Q: What is haemophilia?
A: Haemophilia is a blood disorder that primarily affects males. People who have haemophilia tend to bleed for longer periods of time following an injury or surgery. This happens because they have little, or even none, of a protein called clotting factor. Clotting factors help your blood form clots, which play an important role in stopping bleeding.
There are many of these clotting factors in the body that are needed for the blood to clot properly. People with haemophilia A lack (or have very little of) a clotting called factor VIII, while people with haemophilia B (also known as Christmas disease) are lacking a clotting factor called factor IX.
Q: How common is haemophilia?
A: Of the two main types of haemophilia, haemophilia A is the most common. About 1 in 1 in 5,000 males worldwide are born with haemophilia A. About 1 in 30,000 males worldwide are born with haemophilia B.
Q: Could I have haemophilia? Or could my children?
A: Haemophilia A and B are usually inherited. These conditions are caused by a genetic mutation of the gene that is used when the body produces clotting factor VIII or IX. The genes for these clotting factors are carried on the X chromosome. Women have two X chromosomes, whereas men have an X and a Y chromosome. A who inherits the genetic X chromosome from her father will not get haemophilia as the X chromosome she receives from her mother is dominant, and this X chromosome is a normal blood clotting gene. She is considered a carrier of haemophilia as she can pass on the X chromosome mutation she received from her father to her children.. Rarely do women who are carriers have any symptoms of haemophilia. And very rarely do women actually have haemophilia, which only happens when they have the haemophilia genetic mutation on both of their X chromosomes.
The son of a woman who is a carrier of the haemophilia gene mutation will have a 50% chance of having haemophilia. The daughter of a woman who is a carrier of the haemophilia gene mutation will have a 50% chance of carrying the gene mutation. Still, about one-third of children who are diagnosed with haemophilia have no family history of the disease. Their disease is the result of a spontaneous mutation.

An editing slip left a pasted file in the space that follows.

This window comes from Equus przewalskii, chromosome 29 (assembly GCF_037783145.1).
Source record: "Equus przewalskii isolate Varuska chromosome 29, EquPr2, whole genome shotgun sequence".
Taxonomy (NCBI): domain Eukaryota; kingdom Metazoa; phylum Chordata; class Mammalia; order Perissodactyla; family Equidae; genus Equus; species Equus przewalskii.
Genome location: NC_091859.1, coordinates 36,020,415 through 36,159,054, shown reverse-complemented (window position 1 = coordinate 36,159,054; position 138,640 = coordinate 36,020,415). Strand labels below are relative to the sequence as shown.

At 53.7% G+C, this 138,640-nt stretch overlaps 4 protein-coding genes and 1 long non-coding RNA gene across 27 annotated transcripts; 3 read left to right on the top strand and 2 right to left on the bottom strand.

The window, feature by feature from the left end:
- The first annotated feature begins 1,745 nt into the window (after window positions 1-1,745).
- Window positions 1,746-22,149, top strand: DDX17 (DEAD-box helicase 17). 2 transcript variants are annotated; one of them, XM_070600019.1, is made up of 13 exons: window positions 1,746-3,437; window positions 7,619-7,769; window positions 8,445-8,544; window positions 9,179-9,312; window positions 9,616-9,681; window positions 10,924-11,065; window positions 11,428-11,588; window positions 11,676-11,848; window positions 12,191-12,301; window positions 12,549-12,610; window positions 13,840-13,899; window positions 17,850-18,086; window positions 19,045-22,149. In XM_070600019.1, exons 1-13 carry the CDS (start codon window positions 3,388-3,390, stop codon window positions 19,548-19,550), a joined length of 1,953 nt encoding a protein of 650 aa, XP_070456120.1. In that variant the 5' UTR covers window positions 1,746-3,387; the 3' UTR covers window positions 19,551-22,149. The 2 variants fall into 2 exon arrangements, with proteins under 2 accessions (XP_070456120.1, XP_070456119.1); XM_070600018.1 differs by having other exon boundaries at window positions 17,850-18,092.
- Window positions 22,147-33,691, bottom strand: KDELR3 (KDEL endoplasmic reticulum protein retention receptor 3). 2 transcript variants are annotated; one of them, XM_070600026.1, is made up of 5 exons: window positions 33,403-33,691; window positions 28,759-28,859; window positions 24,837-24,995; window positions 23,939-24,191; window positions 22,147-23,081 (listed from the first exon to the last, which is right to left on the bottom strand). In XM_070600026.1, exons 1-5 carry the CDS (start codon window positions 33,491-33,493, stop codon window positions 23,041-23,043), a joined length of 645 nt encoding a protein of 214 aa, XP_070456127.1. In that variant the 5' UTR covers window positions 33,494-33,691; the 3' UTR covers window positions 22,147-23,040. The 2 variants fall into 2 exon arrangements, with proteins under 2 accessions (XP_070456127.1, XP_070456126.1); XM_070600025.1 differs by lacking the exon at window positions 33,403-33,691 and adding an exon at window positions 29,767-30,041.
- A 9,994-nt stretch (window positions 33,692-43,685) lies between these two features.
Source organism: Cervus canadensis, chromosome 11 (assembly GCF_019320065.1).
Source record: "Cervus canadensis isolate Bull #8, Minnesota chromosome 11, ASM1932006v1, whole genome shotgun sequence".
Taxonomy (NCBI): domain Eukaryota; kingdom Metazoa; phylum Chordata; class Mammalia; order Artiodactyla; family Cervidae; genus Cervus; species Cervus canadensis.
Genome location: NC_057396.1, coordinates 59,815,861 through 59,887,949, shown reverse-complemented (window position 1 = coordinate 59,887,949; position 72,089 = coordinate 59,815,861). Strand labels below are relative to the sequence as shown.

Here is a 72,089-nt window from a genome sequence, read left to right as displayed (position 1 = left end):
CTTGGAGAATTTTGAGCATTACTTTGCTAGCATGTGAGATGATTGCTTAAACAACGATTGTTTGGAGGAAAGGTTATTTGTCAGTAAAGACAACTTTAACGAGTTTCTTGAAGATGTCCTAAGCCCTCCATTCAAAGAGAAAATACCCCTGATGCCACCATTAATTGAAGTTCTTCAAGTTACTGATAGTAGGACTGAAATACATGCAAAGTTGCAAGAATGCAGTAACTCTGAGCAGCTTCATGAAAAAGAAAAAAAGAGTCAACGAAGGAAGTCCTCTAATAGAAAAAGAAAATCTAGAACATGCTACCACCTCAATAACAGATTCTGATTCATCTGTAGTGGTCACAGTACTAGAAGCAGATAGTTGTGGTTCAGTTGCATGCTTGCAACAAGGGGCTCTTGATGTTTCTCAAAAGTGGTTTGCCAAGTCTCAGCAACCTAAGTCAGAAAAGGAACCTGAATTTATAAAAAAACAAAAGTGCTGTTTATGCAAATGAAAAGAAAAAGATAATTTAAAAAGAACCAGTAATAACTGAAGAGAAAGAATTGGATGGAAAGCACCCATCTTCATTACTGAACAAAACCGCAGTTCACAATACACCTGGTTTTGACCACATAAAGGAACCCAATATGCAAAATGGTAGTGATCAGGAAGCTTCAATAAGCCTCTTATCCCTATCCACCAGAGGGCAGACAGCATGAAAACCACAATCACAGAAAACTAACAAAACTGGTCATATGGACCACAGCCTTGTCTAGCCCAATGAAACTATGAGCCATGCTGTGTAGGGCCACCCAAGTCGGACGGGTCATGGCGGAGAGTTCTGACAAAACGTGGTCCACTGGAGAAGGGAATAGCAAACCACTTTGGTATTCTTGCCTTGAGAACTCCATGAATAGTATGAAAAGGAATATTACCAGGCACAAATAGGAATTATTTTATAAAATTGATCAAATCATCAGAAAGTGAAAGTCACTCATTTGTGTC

Q: How is haemophilia diagnosed?
A: Newborn males with a family history of haemophilia are usually screened for the disease before they leave the hospital. When there is no known family history, many children are diagnosed when they begin to experience symptoms of the disease. For example, if an infant bleeds for a prolonged period of time after a circumcision, tests may be done to find out if haemophilia is the cause. Sometimes children who bruise often and very easily, are tested for haemophilia to see if that is the cause.
Q: What are the long-term health complications associated with haemophilia?
A: A common symptom of haemophilia is bleeding inside the joints. This can be very painful and affect joints in the knees, ankles, hips, and elbows. Even after the bleed stops, it causes scarring in the joints, which can lead to joint damage.
Q: What is the prognosis for someone diagnosed with haemophilia?
A: People with haemophilia can lead fairly normal lives, as long as certain precautions are taken. For example, they should avoid certain activities with an increased risk of injury, such as football and boxing. Instead, sports like swimming, golf, and tennis are preferred. There are also medications that can temporarily help replace the missing clotting factor in the person’s blood. People with haemophilia should talk to their doctor before participating in sports or any other physical activity. They can also discuss all of the available treatment options for preventing and treating bleeds and managing their health.
Dr. Bartholomew J. Tortella is a Medical Director on the Haemophilia team at Pfizer.
- 1. Epidemiology of Haemophilia. BMJ Best Practice. Accessed 14/2/2017.
- 2. Hemophilia US Centers for Disease Control.
- 3. Khayat CD. Once-weekly prophylactic dosing of recombinantfactor IX improves adherence in hemophilia B. J Blood Med 2016; 7: 275–282. doi: 10.2147/JBM.S84597 Accessed 14/2/2017.